A study commissioned by Canada’s federal government suggests that Canada could be in a position to benefit from strong auto sales from the Big Three OEMs, and a lack of capacity could lead to more manufacturing jobs for Canada, including the revival of mothballed factories.
The Globe and Mail article quotes a study, done by CAR (Center for Automotive Research) an industry think-tank in Ann Arbor, Michigan, as stating that capacity shortages will be a major issue by 2018. 2.6 milion units of capacity were eliminated during the 2008-2011 era, and with auto sales projected to rise for the Big Three through 2018, it’s likely that they’ll be scrambling for places to churb out vehicles.
The shortage will cause the Big Three to scramble for capacity, and make it difficult for the OEMs to coerce Canadian governments into subsidizing their operations with threats of closing plants and moving production to cheaper locales . The study claims that GM may be at risk of losing market share as early as 2015, if sales rise and production capacity remains constrained, leaving GM and Chrysler unable to meet demand and sell trucks to consumers.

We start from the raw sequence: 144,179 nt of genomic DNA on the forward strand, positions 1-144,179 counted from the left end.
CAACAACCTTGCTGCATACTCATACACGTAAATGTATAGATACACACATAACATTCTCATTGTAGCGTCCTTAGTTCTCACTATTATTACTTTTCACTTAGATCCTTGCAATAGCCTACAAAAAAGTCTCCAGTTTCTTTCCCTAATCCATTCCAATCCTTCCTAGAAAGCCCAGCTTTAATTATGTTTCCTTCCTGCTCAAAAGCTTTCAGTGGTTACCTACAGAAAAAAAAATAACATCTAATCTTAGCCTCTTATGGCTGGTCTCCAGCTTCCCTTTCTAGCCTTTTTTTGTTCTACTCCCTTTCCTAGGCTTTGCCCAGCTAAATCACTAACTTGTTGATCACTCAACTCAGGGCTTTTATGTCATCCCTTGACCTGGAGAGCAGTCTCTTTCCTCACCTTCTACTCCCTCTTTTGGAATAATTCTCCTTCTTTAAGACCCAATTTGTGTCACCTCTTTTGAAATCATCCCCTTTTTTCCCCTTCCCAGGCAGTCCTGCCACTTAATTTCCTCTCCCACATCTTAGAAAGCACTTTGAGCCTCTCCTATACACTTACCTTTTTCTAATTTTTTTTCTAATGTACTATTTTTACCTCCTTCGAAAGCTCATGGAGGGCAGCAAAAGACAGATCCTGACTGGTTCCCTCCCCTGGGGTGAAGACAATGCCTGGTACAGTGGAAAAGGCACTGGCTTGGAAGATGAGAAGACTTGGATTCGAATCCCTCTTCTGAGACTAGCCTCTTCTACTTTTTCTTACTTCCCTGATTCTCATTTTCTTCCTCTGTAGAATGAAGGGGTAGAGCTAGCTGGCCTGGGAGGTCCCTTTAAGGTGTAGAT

Ford had previously threatened to close their Oakville plant unless they received a $1 billion investment from governments, but the Ontario plant, which builds crossovers like the Ford Edge, would be a poor candidate for closure as production constraints and demand for the Edge and other crossovers continues to rise. But The Globe notes that some kind of government assistance and concessions from the unions would be required to help keep the plant running.
For its part, the CAW would also be left in a stronger position during labor talks, since automakers would be averse to jeopardizing their already shaky situation with a work stoppage brought on by a strike. The Globe cited Chrysler’s Bramalea, Ontario plant as one target where a strike would be disastrous. The Chrysler 300, Dodge Charger and Dodge Challenger have seen booming sales in 2012, and a strike that affected production of these cars would be disastrous for Chrysler.
As for the shuttered plants? The article suggests that GM’s Oshawa truck plant is a candidate for having production re-started, or converted to build unibody cars. No mention was made of the Ford St. Thomas plant, spiritual home of the Panther platform. Keep dreaming, B&B.